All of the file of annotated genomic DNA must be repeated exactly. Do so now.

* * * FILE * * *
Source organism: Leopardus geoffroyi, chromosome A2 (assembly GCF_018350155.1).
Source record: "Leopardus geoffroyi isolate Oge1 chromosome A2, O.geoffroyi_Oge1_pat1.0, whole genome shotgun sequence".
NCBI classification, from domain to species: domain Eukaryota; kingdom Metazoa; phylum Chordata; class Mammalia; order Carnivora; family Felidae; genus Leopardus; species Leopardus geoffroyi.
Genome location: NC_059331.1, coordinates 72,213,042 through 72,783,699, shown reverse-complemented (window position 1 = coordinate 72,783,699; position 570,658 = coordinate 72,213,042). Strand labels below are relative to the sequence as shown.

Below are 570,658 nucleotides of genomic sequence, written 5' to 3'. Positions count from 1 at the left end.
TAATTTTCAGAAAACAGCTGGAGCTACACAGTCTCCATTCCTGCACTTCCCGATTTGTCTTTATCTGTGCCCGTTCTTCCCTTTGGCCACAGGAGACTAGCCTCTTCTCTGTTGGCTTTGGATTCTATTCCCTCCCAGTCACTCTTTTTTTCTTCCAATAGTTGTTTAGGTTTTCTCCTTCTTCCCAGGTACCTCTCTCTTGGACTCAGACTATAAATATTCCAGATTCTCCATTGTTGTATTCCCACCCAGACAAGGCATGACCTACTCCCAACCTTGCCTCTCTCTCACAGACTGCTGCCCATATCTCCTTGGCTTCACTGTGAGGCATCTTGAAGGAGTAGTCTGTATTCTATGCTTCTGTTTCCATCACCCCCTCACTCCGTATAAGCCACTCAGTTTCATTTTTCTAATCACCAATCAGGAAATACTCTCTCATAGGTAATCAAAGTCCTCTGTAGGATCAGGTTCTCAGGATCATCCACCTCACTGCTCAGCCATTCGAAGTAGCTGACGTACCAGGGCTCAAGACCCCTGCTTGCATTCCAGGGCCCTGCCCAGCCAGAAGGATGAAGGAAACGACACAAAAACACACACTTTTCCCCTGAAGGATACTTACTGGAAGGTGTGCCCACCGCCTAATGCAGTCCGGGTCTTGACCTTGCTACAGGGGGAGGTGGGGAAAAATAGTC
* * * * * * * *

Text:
Source organism: Leopardus geoffroyi, chromosome A2 (assembly GCF_018350155.1).
Source record: "Leopardus geoffroyi isolate Oge1 chromosome A2, O.geoffroyi_Oge1_pat1.0, whole genome shotgun sequence".
NCBI classification, from domain to species: domain Eukaryota; kingdom Metazoa; phylum Chordata; class Mammalia; order Carnivora; family Felidae; genus Leopardus; species Leopardus geoffroyi.
Genome location: NC_059331.1, coordinates 72,213,042 through 72,783,699, shown reverse-complemented (window position 1 = coordinate 72,783,699; position 570,658 = coordinate 72,213,042). Strand labels below are relative to the sequence as shown.

Below are 570,658 nucleotides of genomic sequence, written 5' to 3'. Positions count from 1 at the left end.
TAATTTTCAGAAAACAGCTGGAGCTACACAGTCTCCATTCCTGCACTTCCCGATTTGTCTTTATCTGTGCCCGTTCTTCCCTTTGGCCACAGGAGACTAGCCTCTTCTCTGTTGGCTTTGGATTCTATTCCCTCCCAGTCACTCTTTTTTTCTTCCAATAGTTGTTTAGGTTTTCTCCTTCTTCCCAGGTACCTCTCTCTTGGACTCAGACTATAAATATTCCAGATTCTCCATTGTTGTATTCCCACCCAGACAAGGCATGACCTACTCCCAACCTTGCCTCTCTCTCACAGACTGCTGCCCATATCTCCTTGGCTTCACTGTGAGGCATCTTGAAGGAGTAGTCTGTATTCTATGCTTCTGTTTCCATCACCCCCTCACTCCGTATAAGCCACTCAGTTTCATTTTTCTAATCACCAATCAGGAAATACTCTCTCATAGGTAATCAAAGTCCTCTGTAGGATCAGGTTCTCAGGATCATCCACCTCACTGCTCAGCCATTCGAAGTAGCTGACGTACCAGGGCTCAAGACCCCTGCTTGCATTCCAGGGCCCTGCCCAGCCAGAAGGATGAAGGAAACGACACAAAAACACACACTTTTCCCCTGAAGGATACTTACTGGAAGGTGTGCCCACCGCCTAATGCAGTCCGGGTCTTGACCTTGCTACAGGGGGAGGTGGGGAAAAATAGTC